This crisis is indicated by the fact that the average annual growth rate of major crops declined from 3.34% during the 1980s to 2.38% during the 1990s. At the same time, the frequency of negative growth in some of the major crops during the last 17 years has been significantly higher than in the preceding two decades. These trends are more sharply illustrated in the case of wheat which is by far the largest of the major crops (it contributes over 30% of value added in major crops). The average annual growth rate of wheat output fell from a high point of 7.42% in the 1960s to only 2.33% in the 1990s. Underlying the decline in the growth of wheat output is a steady decline in the growth of yield per hectare: from 4.38% in the decade of 1960s to 1.81% in the 1990s. The frequency of years in which an absolute decline in wheat yield per hectare occurred was as high as 7 in the period 1980 to 1997, compared to 5 in the preceding two decades.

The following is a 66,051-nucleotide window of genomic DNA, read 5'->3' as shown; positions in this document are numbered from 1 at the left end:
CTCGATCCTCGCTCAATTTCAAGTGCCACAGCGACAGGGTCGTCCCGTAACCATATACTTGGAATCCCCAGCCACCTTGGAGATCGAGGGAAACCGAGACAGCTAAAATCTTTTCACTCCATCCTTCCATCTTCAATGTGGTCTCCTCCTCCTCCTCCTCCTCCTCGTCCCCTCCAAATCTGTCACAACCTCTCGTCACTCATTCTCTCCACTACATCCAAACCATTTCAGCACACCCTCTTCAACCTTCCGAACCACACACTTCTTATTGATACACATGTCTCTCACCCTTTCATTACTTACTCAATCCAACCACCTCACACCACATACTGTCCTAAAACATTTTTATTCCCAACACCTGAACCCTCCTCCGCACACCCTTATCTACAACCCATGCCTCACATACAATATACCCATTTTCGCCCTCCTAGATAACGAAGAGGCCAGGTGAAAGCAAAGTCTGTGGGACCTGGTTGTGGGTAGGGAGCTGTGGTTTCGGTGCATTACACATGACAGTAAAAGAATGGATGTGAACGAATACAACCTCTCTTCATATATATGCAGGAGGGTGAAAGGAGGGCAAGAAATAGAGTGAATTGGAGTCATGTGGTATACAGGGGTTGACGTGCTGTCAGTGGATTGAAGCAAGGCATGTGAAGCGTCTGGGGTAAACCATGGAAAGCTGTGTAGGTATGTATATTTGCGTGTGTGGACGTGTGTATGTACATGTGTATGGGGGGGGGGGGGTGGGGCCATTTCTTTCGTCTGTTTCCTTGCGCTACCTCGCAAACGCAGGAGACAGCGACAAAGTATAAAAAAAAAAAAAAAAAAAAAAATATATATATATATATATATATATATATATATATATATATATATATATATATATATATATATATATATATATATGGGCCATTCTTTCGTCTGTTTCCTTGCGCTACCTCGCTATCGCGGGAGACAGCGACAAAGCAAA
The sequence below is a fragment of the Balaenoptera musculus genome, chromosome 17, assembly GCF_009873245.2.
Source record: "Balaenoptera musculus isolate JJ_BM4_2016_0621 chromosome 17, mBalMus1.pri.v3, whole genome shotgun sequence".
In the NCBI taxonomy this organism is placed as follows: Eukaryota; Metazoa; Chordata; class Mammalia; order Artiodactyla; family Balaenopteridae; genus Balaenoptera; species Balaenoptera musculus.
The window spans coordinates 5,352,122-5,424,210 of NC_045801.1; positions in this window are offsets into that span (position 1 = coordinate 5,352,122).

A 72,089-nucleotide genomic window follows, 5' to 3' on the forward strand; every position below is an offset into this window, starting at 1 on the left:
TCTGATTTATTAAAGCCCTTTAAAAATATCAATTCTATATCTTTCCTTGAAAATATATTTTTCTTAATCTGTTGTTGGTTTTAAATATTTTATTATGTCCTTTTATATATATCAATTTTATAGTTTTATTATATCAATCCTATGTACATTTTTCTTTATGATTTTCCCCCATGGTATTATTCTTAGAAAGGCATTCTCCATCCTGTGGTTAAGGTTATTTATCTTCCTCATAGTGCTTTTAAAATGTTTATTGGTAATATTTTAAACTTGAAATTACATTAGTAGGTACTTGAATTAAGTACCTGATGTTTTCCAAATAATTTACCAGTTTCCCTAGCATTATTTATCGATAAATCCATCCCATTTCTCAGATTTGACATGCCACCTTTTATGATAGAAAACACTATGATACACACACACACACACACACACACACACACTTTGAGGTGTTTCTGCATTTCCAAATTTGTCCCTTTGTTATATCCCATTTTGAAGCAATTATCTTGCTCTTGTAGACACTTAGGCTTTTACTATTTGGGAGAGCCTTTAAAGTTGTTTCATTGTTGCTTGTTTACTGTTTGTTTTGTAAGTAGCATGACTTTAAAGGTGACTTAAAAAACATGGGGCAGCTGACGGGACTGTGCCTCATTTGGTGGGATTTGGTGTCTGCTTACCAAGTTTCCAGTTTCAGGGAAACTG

This pattern of slow and unstable growth in agriculture has a direct adverse effect on the poorest farmers. Under conditions of declining input productivity, when higher input use per acre is required to maintain yields, small farmers with fewer resources are likely to suffer a relatively greater decline in yields than large farmers. At the same time, due to lack of savings to fall back on, they are relatively more vulnerable to bad harvests under conditions of unstable growth.